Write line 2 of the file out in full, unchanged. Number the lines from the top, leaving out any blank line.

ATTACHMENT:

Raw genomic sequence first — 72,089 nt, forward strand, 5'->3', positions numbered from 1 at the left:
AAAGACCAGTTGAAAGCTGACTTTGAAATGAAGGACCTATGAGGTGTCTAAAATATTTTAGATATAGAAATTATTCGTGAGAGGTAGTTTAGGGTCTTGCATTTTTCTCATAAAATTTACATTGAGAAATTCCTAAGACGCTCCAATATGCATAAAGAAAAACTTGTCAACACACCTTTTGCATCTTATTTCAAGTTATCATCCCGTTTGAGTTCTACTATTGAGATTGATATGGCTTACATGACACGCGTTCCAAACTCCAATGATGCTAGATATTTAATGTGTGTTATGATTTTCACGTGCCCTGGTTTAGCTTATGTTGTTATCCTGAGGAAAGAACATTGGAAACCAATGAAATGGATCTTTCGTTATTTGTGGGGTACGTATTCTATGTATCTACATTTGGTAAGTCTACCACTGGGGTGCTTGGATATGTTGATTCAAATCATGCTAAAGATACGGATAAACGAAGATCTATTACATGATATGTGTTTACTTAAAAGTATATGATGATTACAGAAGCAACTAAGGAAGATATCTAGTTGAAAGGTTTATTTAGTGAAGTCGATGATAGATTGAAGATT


AAAGACCAGTTGAAAGCTGACTTTGAAATGAAGGACCTATGAGGTGTCTAAAATATTTTAGATATAGAAATTATTCGTGAGAGGTAGTTTAGGGTCTTGCATTTTTCTCATAAAATTTACATTGAGAAATTCCTAAGACGCTCCAATATGCATAAAGAAAAACTTGTCAACACACCTTTTGCATCTTATTTCAAGTTATCATCCCGTTTGAGTTCTACTATTGAGATTGATATGGCTTACATGACACGCGTTCCAAACTCCAATGATGCTAGATATTTAATGTGTGTTATGATTTTCACGTGCCCTGGTTTAGCTTATGTTGTTATCCTGAGGAAAGAACATTGGAAACCAATGAAATGGATCTTTCGTTATTTGTGGGGTACGTATTCTATGTATCTACATTTGGTAAGTCTACCACTGGGGTGCTTGGATATGTTGATTCAAATCATGCTAAAGATACGGATAAACGAAGATCTATTACATGATATGTGTTTACTTAAAAGTATATGATGATTACAGAAGCAACTAAGGAAGATATCTAGTTGAAAGGTTTATTTAGTGAAGTCGATGATAGATTGAAGATT